Impact Score21.2
Students Impacted40%

Many practitioners and administrator may question the impact of policies to change students’ behavior towards alcohol; however, there is a body of research with supporting evidence that policies can make a difference when designed and delivered appropriately.

There are three broad levels of policy implementation: state, community, and institutional. Examples of state level laws include minimum legal drinking age (MLDA) law, high volume sales and consumption, such as happy-hour sales, keg registration, or pitcher sales. Examples of community-level policies include increased surveillance and enforcement by city police, server guidelines, and noise ordinances. Institutional policies include restricting alcohol to specific locations, registration of social events with alcohol, banning kegs, alcohol education programs, sanctions for student violators, and parental notification for underage students.

The following section summarizes the research on policies related to alcohol and is designed to answer the question, “Do policies work?”

Research findings

Several studies have examined the effectiveness of state-level laws. For example, a study designed to examine the effects of zero tolerance laws (enforcing a 0.02 or lower BAC limit for underage drivers) on drinking patterns and on drinking and driving among college students revealed a 3-4% decrease in binge drinking and a 14-17% reduction in drinking and driving among drinkers after zero tolerance laws were implemented (Liang & Huang, 2008). Other studies have found that a comprehensive set of policies, defined as four or more alcohol control policies, at the state level to be associated with reduction in heavy episodic drinking and less driving after drinking (Nelson et al., 2005), (Wechsler et al., 2002).

A study at the University of Massachusetts-Lowell examined the impact of policies enforced at the community level, off-campus. The police jurisdiction was expanded to include off-campus housing in order to reduce alcohol-related problems occurring off-campus. In addition, the university police collaborated with the City of Lowell police to reduce drinking-related disturbances in the neighborhoods surround campus, through increased surveillance and enforcement. With both police forces working together, off-campus incidents involving student drinker decreased by 75% (University of Massachusetts-Lowell: Campus-Community Police Coalition, 2001).

Broad state level policies and supporting community level policies provide a good base, but institution administrators must also set expectations and send a strong message to students regarding institution-specific alcohol policies. A successful campus example comes from the University of Colorado at Boulder where administrators banned beer sales during football games. They examined the impact of the new policy by looking at game-day security incidents and season ticket holders’ and students’ attitudes towards the new policy. Comparing the first season of the ban to the previous year, significant decreases were found in nearly all incident categories including 50% reduction in ejections, arrests decreased by 45%, and student referrals fell by 89%. Low incidence rates persisted in the later seasons. Alumni were less positive about the ban the first year, yet their attitudes were more positive during the second year (Bormann & Stone, 2001).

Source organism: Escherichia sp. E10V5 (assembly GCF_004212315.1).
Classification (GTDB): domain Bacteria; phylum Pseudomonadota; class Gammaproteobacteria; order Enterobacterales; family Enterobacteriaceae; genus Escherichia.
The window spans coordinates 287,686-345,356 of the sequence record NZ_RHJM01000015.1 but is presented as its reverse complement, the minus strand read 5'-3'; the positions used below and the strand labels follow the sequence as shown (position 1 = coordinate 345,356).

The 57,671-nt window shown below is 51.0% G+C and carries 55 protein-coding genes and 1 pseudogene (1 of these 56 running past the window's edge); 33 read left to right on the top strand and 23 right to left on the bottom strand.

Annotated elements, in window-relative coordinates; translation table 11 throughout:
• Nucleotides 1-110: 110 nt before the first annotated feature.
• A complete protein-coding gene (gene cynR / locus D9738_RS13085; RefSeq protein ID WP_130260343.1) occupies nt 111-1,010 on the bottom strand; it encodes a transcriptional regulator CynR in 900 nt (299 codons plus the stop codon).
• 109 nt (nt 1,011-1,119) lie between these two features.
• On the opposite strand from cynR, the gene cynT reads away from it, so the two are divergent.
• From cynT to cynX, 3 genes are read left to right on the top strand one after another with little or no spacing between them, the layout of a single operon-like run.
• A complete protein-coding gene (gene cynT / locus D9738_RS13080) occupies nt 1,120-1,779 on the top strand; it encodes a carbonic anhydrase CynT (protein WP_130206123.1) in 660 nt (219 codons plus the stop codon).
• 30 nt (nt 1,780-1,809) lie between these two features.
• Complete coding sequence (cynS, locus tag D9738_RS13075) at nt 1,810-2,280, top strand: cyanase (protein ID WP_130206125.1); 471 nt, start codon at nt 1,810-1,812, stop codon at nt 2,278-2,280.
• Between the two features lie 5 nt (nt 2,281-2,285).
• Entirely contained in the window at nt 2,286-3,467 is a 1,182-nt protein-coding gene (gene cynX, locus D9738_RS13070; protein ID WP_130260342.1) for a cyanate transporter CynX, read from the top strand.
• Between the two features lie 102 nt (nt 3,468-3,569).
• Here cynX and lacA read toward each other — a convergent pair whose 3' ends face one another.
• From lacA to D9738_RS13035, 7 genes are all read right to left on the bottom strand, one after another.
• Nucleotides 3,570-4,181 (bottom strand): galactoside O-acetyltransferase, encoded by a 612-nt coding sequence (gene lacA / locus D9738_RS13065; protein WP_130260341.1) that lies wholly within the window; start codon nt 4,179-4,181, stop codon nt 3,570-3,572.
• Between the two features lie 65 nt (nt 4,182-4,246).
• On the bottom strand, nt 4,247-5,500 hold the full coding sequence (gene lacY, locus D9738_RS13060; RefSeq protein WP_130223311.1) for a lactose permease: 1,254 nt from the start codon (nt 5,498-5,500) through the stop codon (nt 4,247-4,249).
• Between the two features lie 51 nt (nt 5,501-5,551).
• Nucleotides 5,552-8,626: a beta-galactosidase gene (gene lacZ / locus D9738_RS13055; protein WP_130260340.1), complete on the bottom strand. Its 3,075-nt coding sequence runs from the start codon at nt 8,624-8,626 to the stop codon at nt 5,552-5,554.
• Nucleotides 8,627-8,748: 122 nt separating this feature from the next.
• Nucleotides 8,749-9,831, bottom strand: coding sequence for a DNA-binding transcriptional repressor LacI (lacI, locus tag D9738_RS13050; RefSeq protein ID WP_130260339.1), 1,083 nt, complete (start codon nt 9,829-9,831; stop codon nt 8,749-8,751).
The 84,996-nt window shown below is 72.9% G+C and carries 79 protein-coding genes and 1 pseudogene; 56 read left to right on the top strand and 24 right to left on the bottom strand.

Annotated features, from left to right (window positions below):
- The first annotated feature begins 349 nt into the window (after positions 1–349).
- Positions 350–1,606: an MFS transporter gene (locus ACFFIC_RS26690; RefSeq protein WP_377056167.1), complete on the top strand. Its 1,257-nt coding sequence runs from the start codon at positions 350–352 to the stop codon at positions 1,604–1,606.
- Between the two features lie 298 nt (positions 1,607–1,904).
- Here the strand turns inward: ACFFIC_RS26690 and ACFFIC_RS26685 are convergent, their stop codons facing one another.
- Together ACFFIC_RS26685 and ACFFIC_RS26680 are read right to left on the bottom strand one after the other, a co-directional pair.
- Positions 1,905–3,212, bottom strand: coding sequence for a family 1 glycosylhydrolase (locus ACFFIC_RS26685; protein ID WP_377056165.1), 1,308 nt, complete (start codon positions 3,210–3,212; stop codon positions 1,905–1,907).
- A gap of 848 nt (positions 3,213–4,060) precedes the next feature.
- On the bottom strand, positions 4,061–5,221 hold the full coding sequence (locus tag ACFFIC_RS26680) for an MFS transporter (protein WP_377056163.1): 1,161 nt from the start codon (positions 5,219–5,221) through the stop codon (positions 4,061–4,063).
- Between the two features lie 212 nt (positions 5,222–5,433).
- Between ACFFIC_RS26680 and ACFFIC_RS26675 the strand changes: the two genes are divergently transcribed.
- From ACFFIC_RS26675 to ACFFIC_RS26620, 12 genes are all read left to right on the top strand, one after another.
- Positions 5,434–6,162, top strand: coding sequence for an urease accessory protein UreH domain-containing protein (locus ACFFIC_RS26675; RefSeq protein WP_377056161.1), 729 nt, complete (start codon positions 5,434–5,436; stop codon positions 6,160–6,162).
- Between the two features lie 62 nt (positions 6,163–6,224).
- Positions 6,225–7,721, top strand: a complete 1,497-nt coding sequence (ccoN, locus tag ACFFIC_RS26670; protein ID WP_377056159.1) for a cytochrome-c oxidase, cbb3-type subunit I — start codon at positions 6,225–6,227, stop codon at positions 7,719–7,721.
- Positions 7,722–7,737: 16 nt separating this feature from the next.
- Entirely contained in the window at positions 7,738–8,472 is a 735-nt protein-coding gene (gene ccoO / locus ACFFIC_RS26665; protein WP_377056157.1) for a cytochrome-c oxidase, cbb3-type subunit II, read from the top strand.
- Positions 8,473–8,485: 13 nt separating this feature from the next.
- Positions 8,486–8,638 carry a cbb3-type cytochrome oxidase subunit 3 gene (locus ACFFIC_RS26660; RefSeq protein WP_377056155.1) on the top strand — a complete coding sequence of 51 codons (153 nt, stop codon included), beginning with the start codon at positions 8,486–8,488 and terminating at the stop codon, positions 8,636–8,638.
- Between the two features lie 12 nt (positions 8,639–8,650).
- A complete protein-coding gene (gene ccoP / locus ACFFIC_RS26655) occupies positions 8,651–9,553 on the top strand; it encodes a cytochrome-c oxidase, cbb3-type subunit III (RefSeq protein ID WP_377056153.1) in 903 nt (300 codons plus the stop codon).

A study examining the impact of a system-wide alcohol policy at Massachusetts public colleges and universities resulted in reductions in alcohol consumption. The new policies included: restricting alcohol to specific, observed locations, requiring advance registration of all social events involving alcohol, restricting possession of alcohol to residence halls for students over the age of 21, providing alcohol education programs, establishing procedures for enforcement of all federal, state, local and campus regulations, requiring colleges to work with neighboring cities and towns to enforce laws, implementing new sanction on student violators (“3-strikes” policy), and providing parental notification of all alcohol policy violations by underage students. When deans’ reported strict policy enforcement during the first year of policy implementation, it strongly correlated with declines in heavy episodic drinking two years later (Harris et al., 2010).

Issues and considerations

An education and publicity component must be considered part of the policy effort. Even if laws are in place, those who are targeted must be aware of the laws in order to comply. When new policies are created, it is important to involve students early in the decision making process. Once policies are created, they must be enforced consistently to be meaningful deterrents.

1. Bormann, C. A., & Stone, M. H. (2001). The effects of eliminating alcohol in a college stadium: The Folsom Field Beer Ban. Journal of American College Health, 50, 81−88.

2. Liang, L., & Huang, J. (2008). Go out or stay in? The effects of zero tolerance laws on alcohol use and drinking and driving patterns among college students. Health Economics, 17(11), 1261-1275.

3. Nelson, T., Naimi, T., Brewer, R., & Wechsler, H. (2005). The State Sets the Rate: The Relationship Among State-Specific College Binge Drinking, State Binge Drinking Rates, and Selected State Alcohol Control Policies. American Journal of Public Health, 95(3), 441-446.

4. Wechsler, H., Lee, J., Nelson, T., Kuo, M., & Lee, E. (2002). Underage College Students’ Drinking Behavior, Access to Alcohol, and the Influence of Deterrence Policies. Journal of American College Health, 50(5), 223-236.

5. University of Massachusetts-Lowell: Campus-Community Police Coalition (2001). The Higher Education Center for Alcohol and Other Drug Abuse and Violence Prevention.